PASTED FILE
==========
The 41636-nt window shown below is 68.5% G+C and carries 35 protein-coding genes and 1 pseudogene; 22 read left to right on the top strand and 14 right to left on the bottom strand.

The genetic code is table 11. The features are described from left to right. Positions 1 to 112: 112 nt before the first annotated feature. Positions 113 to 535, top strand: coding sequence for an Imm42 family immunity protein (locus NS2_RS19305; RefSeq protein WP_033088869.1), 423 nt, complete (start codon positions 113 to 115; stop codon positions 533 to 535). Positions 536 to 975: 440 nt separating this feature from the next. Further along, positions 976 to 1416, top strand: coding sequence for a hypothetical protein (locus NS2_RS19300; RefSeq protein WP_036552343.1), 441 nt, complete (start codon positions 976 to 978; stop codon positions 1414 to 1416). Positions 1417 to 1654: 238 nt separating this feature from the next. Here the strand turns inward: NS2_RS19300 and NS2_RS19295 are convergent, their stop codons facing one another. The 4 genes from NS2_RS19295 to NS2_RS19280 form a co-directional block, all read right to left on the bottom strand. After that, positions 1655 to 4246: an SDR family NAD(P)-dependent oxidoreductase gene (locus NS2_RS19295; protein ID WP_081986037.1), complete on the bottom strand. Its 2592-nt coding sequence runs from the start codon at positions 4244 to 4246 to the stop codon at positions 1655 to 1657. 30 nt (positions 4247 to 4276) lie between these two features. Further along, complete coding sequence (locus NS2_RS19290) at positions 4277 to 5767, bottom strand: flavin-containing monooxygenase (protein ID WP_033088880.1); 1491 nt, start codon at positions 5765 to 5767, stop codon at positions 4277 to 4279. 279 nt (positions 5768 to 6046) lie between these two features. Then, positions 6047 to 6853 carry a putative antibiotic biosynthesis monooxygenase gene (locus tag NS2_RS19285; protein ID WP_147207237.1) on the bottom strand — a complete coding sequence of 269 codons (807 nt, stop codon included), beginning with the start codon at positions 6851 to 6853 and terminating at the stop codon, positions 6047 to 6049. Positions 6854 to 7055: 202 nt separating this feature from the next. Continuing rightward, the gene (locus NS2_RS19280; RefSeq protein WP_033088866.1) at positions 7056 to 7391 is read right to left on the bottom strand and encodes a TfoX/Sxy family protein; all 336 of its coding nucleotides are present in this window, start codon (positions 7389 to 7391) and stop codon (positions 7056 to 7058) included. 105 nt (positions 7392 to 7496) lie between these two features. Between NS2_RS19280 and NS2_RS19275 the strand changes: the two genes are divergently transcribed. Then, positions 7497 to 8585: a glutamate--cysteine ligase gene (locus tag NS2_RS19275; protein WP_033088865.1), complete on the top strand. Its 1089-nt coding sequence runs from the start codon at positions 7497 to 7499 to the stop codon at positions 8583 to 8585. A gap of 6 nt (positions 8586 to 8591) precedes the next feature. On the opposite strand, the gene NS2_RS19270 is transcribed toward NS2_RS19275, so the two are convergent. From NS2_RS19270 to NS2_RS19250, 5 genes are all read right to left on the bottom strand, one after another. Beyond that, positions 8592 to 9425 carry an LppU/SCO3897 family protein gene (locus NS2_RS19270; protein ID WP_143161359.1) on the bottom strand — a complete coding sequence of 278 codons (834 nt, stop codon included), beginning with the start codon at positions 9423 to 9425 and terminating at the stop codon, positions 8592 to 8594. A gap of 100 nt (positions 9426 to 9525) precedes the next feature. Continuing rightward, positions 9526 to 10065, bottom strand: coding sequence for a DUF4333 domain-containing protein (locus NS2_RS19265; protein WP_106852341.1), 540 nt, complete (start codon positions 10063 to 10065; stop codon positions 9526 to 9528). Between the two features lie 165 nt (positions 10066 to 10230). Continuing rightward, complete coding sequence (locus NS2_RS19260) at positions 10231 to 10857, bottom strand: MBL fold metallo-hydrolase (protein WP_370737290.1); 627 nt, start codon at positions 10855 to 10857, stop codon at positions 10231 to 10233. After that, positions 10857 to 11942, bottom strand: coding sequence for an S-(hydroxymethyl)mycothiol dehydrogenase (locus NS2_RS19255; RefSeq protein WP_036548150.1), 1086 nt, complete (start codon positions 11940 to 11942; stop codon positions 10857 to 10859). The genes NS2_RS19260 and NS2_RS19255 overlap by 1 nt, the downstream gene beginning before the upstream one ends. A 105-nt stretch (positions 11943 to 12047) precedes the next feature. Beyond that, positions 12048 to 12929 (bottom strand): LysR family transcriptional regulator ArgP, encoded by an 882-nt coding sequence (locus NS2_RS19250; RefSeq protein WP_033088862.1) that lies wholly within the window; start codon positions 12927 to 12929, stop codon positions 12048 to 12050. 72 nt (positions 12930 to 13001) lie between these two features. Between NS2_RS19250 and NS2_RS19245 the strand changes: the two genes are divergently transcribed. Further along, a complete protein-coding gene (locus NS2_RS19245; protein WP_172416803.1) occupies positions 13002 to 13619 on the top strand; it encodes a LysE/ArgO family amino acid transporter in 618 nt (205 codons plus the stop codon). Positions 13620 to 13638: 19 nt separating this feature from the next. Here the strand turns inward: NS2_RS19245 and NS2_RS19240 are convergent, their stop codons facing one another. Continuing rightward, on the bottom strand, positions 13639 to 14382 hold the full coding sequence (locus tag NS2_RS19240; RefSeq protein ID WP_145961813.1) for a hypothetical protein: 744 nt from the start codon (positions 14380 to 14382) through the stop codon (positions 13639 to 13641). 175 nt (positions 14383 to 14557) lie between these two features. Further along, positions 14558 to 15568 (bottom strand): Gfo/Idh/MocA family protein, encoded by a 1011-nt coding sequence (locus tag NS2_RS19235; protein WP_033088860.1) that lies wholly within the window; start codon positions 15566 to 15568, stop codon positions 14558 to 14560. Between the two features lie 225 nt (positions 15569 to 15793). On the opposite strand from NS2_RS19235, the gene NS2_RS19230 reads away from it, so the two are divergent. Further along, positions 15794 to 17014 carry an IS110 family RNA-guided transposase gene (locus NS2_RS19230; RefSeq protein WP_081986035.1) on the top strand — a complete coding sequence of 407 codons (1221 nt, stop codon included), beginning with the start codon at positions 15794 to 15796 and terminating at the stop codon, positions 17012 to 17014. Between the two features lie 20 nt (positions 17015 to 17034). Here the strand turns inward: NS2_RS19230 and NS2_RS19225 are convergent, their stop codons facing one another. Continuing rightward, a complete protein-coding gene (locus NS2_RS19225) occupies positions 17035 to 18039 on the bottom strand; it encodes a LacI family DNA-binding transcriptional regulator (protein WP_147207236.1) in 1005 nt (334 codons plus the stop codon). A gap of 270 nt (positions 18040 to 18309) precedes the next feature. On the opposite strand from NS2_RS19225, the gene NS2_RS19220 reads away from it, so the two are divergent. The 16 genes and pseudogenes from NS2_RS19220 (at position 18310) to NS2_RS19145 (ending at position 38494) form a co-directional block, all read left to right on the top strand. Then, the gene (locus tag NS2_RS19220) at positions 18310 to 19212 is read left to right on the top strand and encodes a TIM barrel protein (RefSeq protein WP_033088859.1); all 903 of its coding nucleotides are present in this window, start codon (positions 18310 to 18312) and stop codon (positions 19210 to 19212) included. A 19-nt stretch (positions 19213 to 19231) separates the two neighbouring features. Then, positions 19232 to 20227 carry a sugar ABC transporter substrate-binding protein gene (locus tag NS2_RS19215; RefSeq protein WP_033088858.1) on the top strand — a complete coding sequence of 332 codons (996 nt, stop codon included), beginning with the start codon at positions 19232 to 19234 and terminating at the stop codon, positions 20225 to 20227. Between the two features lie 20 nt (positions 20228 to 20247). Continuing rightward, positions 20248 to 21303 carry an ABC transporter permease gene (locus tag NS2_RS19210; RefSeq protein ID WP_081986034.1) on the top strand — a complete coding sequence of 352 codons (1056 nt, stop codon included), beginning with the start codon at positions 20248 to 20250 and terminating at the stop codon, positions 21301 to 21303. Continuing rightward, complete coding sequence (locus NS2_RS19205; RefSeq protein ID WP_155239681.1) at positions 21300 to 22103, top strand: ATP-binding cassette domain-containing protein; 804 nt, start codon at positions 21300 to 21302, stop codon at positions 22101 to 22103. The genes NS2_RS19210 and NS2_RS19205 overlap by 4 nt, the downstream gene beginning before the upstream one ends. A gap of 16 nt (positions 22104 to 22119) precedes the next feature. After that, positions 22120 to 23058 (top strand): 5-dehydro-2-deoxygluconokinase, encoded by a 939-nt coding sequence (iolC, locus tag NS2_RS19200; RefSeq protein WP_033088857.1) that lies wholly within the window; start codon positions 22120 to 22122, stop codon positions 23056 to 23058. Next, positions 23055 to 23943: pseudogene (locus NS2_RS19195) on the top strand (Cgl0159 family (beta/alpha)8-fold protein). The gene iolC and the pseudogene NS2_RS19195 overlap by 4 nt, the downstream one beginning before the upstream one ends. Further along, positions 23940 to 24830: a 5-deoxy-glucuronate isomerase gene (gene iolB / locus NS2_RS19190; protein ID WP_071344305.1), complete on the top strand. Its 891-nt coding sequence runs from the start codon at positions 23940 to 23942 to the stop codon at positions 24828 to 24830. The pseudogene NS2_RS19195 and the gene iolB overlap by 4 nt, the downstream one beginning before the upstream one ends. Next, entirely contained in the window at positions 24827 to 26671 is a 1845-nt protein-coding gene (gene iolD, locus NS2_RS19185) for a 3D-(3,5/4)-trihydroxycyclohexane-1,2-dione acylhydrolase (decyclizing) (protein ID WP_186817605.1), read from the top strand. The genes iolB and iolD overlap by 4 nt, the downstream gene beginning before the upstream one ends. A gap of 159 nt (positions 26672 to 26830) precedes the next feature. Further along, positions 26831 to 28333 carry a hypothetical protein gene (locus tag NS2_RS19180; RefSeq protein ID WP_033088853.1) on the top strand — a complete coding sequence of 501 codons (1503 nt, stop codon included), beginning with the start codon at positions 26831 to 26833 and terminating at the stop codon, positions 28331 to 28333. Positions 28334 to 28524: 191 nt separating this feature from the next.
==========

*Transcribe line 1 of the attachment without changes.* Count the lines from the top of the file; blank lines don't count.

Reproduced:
The 41636-nt window shown below is 68.5% G+C and carries 35 protein-coding genes and 1 pseudogene; 22 read left to right on the top strand and 14 right to left on the bottom strand.